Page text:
Kenya celebrates the anniversary of Turkey’s failed coup attempt in 2016

Hundreds of Kenyans, including officials and ambassadors, gathered in Nairobi, Kenya on Saturday to celebrate and honor those who lost their lives in the 2016 coup attempt in Turkey.

The guests of the Turkish Democracy and National Unity Day included Turkish graduates, members of parliament, senators, governors and their deputies.

Dr. Abdi Issa, a Turkish graduate and deputy governor of Isiolo County, Kenya, attended the event. Issa found out about the attack by the Gülenist Terror Group (FETÖ) in Turkey during an extensive operation and was so shocked that he had to be replaced by another doctor. “I was working in an emergency at a very busy London hospital and almost at midnight I heard people talking about something that was going on in my country, Turkey,” said Issa.

“They knew I was in London but trained in Turkey. I stopped and started investigating and I realized that something very serious was calling into question the democracy of the very powerful nation of Turkey through a terrorist organization,” he said .

Issa went to a mosque and started praying for the people of Turkey.

“Within two hours, the people of Turkey came out in droves and numbers and stopped this coup against a democratically elected country,” he said.

Issa said he understands the pain of the Turks, who vigorously defended their nation, because terrorists plaguing the Horn of Africa region in Kenya are carrying out attacks and killing innocent people, including children.

Failed coup, lesson on democracy

Issa said he would defend his country with his bare hands if terrorists storm parliament and take control of the national television network. He said after seeing what happened in Turkey he would fight to protect his country from terrorists armed in tanks and to the teeth.

“Kenya was the first African country to condemn the coup in Turkey, as a Kenyan and someone who loves their country … if the army bombed our parliament – we will not accept terrorist activities – the people would wake up . ” and they would fight with their bare hands to stop any attack on the institution of democracy in our country, “he said.

Issa said the world learned a very important lesson in democracy during the failed coup, noting that “the power chosen by the people can never be taken over by a few elements with terrorist tendencies. Democracy is a tradition that all countries aspire to. It is a power of the people by the people, this is a lesson for us and the world at large, that July 15th should never happen again in world history. “

Closure of FETÖ schools

Issa called for schools and institutions in Kenya and Africa that are supported by the FETÖ to be investigated and abolished.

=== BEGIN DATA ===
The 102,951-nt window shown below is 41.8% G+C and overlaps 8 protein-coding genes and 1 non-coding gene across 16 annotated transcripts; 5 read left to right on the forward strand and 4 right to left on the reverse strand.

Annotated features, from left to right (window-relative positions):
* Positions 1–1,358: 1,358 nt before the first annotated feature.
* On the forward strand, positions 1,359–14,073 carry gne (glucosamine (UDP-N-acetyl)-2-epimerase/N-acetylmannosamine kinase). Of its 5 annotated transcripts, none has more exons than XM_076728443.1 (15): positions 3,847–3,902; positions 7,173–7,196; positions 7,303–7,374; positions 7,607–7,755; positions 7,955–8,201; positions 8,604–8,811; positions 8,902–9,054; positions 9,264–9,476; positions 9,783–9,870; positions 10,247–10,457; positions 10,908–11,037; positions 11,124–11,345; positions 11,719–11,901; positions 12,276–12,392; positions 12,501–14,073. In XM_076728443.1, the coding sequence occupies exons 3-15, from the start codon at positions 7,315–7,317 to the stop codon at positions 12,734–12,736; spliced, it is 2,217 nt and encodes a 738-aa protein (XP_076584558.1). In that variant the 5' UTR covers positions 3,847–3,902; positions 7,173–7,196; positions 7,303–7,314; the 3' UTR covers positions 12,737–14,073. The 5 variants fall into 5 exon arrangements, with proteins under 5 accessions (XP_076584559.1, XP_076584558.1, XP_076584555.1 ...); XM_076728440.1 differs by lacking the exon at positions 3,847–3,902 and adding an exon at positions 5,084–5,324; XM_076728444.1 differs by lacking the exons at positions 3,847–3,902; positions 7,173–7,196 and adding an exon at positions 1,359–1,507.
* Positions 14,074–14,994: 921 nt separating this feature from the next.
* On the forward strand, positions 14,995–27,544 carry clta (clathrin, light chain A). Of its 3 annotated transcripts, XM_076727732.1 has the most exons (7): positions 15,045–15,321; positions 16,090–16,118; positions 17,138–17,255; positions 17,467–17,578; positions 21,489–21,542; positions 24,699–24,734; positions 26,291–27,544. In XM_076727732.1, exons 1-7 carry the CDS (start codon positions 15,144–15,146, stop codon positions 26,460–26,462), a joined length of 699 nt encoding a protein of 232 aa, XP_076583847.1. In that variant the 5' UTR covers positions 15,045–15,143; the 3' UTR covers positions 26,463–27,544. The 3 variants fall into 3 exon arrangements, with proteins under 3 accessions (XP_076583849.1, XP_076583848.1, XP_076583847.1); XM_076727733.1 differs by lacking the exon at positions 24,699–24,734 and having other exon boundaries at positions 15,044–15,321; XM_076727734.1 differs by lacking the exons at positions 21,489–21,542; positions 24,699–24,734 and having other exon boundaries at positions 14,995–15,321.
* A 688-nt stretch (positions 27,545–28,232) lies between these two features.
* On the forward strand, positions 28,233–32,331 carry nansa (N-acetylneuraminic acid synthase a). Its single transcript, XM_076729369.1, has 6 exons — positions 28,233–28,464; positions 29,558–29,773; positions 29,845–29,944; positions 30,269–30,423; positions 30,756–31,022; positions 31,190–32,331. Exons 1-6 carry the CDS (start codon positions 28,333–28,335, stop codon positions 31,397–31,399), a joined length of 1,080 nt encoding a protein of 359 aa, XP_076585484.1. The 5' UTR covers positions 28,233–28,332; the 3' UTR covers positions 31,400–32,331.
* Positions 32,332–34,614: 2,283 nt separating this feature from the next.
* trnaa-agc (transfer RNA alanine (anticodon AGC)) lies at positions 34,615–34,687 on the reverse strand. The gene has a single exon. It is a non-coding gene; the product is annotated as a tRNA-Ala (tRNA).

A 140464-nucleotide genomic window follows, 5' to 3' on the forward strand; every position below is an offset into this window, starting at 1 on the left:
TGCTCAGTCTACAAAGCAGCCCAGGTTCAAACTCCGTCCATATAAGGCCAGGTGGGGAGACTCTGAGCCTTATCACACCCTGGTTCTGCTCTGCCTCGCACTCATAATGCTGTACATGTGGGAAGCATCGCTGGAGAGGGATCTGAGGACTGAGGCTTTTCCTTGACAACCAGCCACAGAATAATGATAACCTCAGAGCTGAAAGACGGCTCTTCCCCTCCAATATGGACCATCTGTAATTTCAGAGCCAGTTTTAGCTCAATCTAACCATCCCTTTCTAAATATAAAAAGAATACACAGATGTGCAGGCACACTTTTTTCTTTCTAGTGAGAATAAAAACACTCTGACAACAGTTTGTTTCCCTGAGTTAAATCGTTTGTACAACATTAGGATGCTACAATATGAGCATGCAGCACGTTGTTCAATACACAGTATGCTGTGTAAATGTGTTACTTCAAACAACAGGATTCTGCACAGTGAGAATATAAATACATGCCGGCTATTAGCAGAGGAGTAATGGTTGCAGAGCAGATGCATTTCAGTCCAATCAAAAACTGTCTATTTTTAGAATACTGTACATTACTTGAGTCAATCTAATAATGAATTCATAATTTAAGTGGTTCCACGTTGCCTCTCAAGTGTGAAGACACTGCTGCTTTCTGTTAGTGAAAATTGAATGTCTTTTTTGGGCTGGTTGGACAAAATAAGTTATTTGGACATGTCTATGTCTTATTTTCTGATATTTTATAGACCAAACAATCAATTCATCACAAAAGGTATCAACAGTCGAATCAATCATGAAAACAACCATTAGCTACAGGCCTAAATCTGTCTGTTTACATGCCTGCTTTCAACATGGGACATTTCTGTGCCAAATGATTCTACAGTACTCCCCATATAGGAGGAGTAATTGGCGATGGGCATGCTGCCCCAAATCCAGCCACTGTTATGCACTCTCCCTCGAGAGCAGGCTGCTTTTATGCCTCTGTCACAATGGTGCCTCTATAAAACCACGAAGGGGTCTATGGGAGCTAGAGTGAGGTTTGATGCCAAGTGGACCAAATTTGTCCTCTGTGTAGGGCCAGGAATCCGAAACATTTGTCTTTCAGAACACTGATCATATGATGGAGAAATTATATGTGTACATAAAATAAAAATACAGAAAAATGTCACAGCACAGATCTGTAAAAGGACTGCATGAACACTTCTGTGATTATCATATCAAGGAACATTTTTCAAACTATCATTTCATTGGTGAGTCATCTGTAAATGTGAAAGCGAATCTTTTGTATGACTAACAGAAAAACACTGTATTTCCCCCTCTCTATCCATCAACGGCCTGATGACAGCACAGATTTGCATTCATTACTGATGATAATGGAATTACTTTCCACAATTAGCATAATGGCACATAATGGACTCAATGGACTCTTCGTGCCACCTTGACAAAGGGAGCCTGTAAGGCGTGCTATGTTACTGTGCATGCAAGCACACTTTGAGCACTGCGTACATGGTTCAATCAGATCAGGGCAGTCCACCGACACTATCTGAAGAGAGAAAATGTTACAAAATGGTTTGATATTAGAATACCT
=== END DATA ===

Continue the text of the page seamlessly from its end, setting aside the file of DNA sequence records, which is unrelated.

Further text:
“I think organizations should be researched and their curriculum revised to make sure they are not negatively affecting innocent youngsters. We are always against it, we want people to go to real schools and learn about democracy.” , he said .

The Turkish Ambassador to Kenya Ahmet Cemil Miroğlu thanked Kenya for standing with Turkey during the attempted coup. Miroğlu said terrorist groups like FETÖ were hidden across Africa, disguised as schools and charities, and he thanked African governments for investigating and closing these facilities.

“The organization, which has lost its backbone in Turkey, is trying to survive by using its structures abroad, and so the fight against the structures of the FETÖ abroad has become more important,” he said.

Turkish Cooperation and Coordination Agency (TIKA) Nairobi coordinator Eyüp Yavuz Ümütlü, who attended the event, told Anadolu Agency (AA) that people who heard the lecture found it very informative and said it had “Their eyes open”.

The Kenyan director of Turkey’s Maarif Foundation, Adem Koç, said it had 359 educational institutions in 44 countries – 19 in Africa – with a total of 41,000 students.

“In many countries, hundreds of schools that are officially affiliated with the FETÖ have been taken over by the government and handed over to the Maarif Foundation,” he said. “In Africa in particular, these transfers have eliminated the lobbying work of the terrorist group FETÖ, which uses their schools as a cover for their dangerous motives,” he said.

FETÖ and its US-based leader Fetullah Gülen orchestrated the failed coup on July 15, 2016, in which 251 people were killed and 2,734 injured.

Ankara accuses FETÖ of being behind a long-term campaign to overthrow the state by infiltrating Turkish institutions, especially the military, the police and the judiciary.

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